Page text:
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16 Detained in Connection with Beirut Explosion

Volunteers search the wreckage at the port of Beirut (Palestinian Red Crescent)
Volunteers search the wreckage at the port of Beirut (Palestinian Red Crescent)

By The Maritime Executive 08-06-2020 05:53:54

The government of Lebanon has detained 16 people in connection with the deadly blast that rocked Beirut on Tuesday. Additional individuals remain under investigation, commissioner Judge Fadi Akiki told Lebanese  state-owned outlet NNA. Lebanon's central bank has also moved to block the assets of the director of the port and the head of Lebanese customs, along with five other individuals, according to Reuters. 

The port's director-general, Hassam Kraytem, told CNN on Wednesday that he had been aware that the 2,750-tonne cargo of ammonium nitrate was dangerous, "but not to that extent." He confirmed that workers had been performing maintenance on the warehouse's door in the hours before the explosion - an account that aligns with previous reports that the initial fire was sparked by welding. 

Lebanon's customs director, Badri Daher, told media that the port had written to court officials six times to ask for the cargo to be removed, and he claimed that the requests went unanswered. Lebanese journalist Riad Kobaissi alleged Thursday that Daher's claim was inaccurate, releasing public records that appeared to indicate that the requests had received a swift response.

Russian-Cypriot shipowner questioned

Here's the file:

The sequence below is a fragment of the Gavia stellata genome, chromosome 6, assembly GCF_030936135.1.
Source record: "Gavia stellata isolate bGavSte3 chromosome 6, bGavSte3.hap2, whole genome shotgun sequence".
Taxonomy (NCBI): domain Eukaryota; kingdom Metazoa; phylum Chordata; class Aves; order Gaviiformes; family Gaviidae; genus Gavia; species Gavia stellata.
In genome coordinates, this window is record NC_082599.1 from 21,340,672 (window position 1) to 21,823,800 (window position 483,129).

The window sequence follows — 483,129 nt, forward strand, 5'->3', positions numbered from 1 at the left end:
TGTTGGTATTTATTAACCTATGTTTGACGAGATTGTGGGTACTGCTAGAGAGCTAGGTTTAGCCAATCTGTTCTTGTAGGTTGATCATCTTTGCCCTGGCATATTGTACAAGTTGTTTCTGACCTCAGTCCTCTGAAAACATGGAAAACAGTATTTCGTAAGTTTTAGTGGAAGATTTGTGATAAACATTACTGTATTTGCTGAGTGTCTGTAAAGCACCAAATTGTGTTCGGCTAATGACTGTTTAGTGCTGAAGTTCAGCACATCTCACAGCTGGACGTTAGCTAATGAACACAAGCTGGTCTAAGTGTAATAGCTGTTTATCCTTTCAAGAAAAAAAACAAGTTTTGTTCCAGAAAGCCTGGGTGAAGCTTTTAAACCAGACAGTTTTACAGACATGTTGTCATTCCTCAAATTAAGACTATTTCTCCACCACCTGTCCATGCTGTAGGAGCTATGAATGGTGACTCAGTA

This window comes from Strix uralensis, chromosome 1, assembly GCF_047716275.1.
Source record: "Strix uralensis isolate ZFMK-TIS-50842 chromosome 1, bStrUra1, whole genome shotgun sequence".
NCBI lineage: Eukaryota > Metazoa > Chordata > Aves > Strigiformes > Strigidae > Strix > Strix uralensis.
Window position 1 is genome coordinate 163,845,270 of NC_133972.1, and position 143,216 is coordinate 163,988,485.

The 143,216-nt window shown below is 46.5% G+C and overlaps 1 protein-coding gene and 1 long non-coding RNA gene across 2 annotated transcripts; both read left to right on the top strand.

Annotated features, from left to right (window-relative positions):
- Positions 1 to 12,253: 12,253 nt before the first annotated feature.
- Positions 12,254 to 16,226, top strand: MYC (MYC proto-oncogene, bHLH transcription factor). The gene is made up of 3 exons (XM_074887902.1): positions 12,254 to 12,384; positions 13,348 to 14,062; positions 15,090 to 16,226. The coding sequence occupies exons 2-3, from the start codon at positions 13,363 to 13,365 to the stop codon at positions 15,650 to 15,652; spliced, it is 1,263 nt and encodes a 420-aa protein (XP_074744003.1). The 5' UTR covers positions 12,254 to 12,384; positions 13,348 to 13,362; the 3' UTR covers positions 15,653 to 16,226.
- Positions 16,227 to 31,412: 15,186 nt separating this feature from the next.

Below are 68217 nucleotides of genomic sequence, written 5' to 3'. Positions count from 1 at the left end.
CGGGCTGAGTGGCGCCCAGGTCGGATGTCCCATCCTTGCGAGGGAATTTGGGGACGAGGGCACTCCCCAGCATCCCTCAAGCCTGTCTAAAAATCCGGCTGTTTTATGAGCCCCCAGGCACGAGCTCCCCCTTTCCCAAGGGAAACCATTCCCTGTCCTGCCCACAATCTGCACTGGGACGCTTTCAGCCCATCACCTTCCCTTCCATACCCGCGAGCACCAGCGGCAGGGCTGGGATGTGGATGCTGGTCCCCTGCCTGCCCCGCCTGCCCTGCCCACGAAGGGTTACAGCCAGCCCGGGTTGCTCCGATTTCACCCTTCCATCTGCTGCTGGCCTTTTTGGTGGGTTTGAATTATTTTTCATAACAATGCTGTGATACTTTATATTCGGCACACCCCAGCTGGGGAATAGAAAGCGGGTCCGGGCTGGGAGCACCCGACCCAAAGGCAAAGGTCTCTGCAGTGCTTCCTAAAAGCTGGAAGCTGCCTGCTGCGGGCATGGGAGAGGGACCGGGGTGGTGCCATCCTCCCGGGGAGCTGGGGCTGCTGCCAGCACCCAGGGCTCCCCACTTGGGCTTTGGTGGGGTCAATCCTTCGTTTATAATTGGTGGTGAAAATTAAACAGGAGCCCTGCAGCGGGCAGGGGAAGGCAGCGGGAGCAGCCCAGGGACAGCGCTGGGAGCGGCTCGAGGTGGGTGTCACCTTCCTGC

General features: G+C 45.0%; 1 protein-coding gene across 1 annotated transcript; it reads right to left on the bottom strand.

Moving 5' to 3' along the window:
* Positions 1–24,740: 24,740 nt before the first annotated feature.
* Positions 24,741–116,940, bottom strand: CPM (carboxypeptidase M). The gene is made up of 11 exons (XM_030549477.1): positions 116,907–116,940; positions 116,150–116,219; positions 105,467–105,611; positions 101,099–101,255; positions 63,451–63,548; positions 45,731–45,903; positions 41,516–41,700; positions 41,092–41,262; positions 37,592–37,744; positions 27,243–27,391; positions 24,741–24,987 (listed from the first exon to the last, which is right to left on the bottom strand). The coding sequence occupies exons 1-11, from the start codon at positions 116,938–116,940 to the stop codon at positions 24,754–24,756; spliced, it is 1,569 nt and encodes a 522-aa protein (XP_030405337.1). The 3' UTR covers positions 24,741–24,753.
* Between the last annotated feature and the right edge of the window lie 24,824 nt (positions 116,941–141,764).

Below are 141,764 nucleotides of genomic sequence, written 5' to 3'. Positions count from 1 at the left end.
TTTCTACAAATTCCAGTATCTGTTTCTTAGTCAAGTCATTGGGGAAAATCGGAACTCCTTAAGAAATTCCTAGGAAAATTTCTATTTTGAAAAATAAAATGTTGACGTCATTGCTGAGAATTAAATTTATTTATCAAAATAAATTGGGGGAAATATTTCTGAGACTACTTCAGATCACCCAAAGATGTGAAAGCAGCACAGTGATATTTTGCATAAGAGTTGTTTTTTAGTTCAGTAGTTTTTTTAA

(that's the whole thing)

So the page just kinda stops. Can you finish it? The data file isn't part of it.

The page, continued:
Security officials in Cyprus have located and questioned the Russian businessman who owned the cargo ship Rhosus, which carried the consignment of ammonium nitrate to Beirut

During a 2013 voyage from Georgia to Mozambique, the Rhosus called in Beirut for repairs, and she was detained for port state control deficiencies. The vessel racked up debts at the pier and was placed under judicial arrest; ultimately the Rhosus, her crew and her cargo of ammonium nitrate were abandoned by the shipowner and the cargo owner. In 2014, port officials in Beirut moved the bulk ammonium nitrate ashore for safekeeping. The vessel's AIS signal has not been detected since mid-2014.

When the cargo detonated on Tuesday, it killed more than 130 people and destroyed most of the nearby waterfront. The blast was so large that it was noticed in Cyprus, 100 nautical miles to the northeast. Buildings within a wide radius of the site - including several of the city's hospitals - suffered extreme damage. The explosion even caused light damage at the city's airport, located five miles to the south.

Two of the dead were Filipino crewmembers aboard the cruise ship Orient Queen, which was moored about 400 yards to the east. The vessel took on a list towards the pier shortly after the accident, and by the following day she had capsized. Two seafarers aboard the freighter Mero Star - which was unloading wheat at the time of the explosion - also sustained injuries, according to Reuters. Many other vessels were in port at the time of the casualty, and the extent of further damage is not yet fully known. 

Long before the explosion, Lebanon was mired in deep economic and political upheaval, and the disaster has accelerated calls for change, including the resignation of its top government leadership. Even while emergency search and rescue response efforts continued, protests began Thursday night at Beirut's Parliament Square, some 1,500 yards west of the blast's epicenter.